Next, we checked into our hotel in Bayeux, Le Lion d’Or. This hotel was beautiful and had a Michelin-recommended restaurant that shared the same name. The most striking thing about the hotel was the lack of an elevator. Lots of old French hotels don’t have an elevator and don’t renovate to have one, mostly because of a lack of space. Thankfully we only had to haul our luggage up four flights of stairs once. After we got settled in, we went out into the sleepy little town of Bayeux to get the most famous food of the region: galettes. We separated into two groups because most restaurants in small French towns aren’t really equipped to seat groups larger than eight. When we got there, I had a small victory: I was able to let the hostess know that our group would actually only be six rather than eight—and I said it entirely in French! We sat down and had an amazing meal of galettes, frites, and Normand cider. Galettes are savory crêpes that have an entirely different texture than what you typically think of for a crêpe. These are made of buckwheat flour and are very thin and crispy. I ordered mine with aged goat cheese, duck ham, and stewed apples; it was served with a welcomingly sharp mustard-vinaigrette-dressed salad. And the brut cider that we ordered was a perfect pairing. After dinner, my friends and I stopped in at a supermarket and planned a midnight picnic in our rooms for later. Some amazing cheeses and cold cuts with a bottle of Cremant d’Alsace cost only 16€ and were the perfect way to end our first night in Normandy.

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My delicious galette: aged goat cheese, duck ham, and stewed apples

After a good night’s sleep, we woke up a little bit later than usual and decided collectively to keep our schedule light for the day. We visited one World War II beach, Omaha Beach, which was one of the beaches during the Allied Forces assault on Nazi-Germany-occupied France on D-Day. This was the single largest effort to liberate Normandy from German occupation. Being at Omaha beach stirred a feeling in me that cannot easily be described. Seeing the way that the waves rose and crashed made me think about why the death toll of soldiers in the water was so high. Even an experienced swimmer would have great difficulty getting through these waves to the shore. It also put into perspective for me many of today’s great political issues. To see the place where thousands of men died to save people from a government practicing state-sponsored genocide, and consider that there are still places where it occurs, was enough to make anyone turn solemn. Following this, we went to the American monument and cemetery in Normandy. We looked around at our own pace for 90 minutes. I spent equal time in the monument and the cemetery. The monument was educational and explained the conflicts and atrocities in World War II. As we entered the cemetery, a voice over the loud speaker was reading names of American soldiers who lost their lives and were buried there. Seeing the rows and rows of marble crosses and Stars of David, I had to stop as I felt the somber energy that fills the cemetery. I wandered, and looked at the various monuments and chapels there.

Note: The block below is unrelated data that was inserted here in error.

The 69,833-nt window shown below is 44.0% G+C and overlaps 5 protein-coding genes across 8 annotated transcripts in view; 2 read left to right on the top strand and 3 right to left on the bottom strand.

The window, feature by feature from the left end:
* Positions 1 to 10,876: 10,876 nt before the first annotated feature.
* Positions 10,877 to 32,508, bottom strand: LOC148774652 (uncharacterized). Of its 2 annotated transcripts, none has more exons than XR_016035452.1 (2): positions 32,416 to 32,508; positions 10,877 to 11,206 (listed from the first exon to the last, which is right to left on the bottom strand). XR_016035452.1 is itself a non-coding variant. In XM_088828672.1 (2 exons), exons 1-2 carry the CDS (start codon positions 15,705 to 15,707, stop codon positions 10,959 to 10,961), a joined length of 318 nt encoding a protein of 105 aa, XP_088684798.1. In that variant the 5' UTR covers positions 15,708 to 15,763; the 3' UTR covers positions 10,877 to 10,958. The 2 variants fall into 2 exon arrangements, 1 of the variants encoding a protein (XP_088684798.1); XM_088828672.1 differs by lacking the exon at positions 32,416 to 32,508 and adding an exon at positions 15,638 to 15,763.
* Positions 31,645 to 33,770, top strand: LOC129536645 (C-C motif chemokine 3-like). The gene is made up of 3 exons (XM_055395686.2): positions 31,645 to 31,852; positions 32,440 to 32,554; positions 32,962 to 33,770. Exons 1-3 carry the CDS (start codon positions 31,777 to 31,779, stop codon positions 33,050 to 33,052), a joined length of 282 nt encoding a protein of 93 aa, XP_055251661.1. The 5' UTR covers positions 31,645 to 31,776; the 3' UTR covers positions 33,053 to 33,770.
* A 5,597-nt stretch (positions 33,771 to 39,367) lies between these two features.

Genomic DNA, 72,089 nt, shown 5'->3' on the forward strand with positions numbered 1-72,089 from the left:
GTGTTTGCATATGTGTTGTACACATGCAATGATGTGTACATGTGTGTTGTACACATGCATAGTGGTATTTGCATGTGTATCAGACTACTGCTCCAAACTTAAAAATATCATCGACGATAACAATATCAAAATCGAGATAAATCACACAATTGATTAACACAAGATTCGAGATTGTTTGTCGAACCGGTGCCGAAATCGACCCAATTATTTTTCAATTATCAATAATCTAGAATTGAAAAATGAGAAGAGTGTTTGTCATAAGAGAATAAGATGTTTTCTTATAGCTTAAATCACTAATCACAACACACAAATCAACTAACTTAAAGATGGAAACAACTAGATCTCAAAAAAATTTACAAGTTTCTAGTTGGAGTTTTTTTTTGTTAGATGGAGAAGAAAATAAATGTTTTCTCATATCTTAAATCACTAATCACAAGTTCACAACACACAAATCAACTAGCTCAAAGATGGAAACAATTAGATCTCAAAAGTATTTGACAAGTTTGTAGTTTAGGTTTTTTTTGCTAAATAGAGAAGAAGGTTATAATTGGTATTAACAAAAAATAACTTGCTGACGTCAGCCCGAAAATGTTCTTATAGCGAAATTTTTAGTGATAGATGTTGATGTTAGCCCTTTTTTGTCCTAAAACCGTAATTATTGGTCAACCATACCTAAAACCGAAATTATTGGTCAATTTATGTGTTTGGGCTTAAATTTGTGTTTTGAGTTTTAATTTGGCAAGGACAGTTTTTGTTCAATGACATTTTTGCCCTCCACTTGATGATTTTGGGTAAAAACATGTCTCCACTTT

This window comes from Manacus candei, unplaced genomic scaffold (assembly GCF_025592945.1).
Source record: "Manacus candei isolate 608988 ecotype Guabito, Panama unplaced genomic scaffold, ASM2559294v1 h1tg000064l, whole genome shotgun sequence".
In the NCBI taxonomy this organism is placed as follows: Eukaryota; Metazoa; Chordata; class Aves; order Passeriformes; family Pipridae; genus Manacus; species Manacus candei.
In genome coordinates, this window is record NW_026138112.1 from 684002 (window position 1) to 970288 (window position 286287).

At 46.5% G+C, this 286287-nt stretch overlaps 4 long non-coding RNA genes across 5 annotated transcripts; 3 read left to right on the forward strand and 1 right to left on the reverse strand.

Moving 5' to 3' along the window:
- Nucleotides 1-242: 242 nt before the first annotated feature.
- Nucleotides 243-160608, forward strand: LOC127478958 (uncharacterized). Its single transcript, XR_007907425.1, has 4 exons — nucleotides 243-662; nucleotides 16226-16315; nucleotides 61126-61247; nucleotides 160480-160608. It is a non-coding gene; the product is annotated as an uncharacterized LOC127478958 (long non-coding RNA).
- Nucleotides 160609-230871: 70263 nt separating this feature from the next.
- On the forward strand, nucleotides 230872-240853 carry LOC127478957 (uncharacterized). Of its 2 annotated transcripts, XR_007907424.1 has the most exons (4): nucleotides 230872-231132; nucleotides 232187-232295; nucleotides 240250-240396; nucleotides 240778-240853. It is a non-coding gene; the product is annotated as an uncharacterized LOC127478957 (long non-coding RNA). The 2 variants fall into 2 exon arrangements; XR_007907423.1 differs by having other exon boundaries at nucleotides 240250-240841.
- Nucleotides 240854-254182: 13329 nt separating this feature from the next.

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Marble headstones at the Normandy American Cemetery

We left and stopped in a small oceanside town for lunch, and then transferred back to Bayeux. I took this afternoon for myself and stayed in the hotel to relax. That evening we had dinner in our hotel and experienced the small nightlife in Bayeux. The next morning, we had an early wake-up call for our transfer to Champagne.

by Sean Morrill

Sean Morrill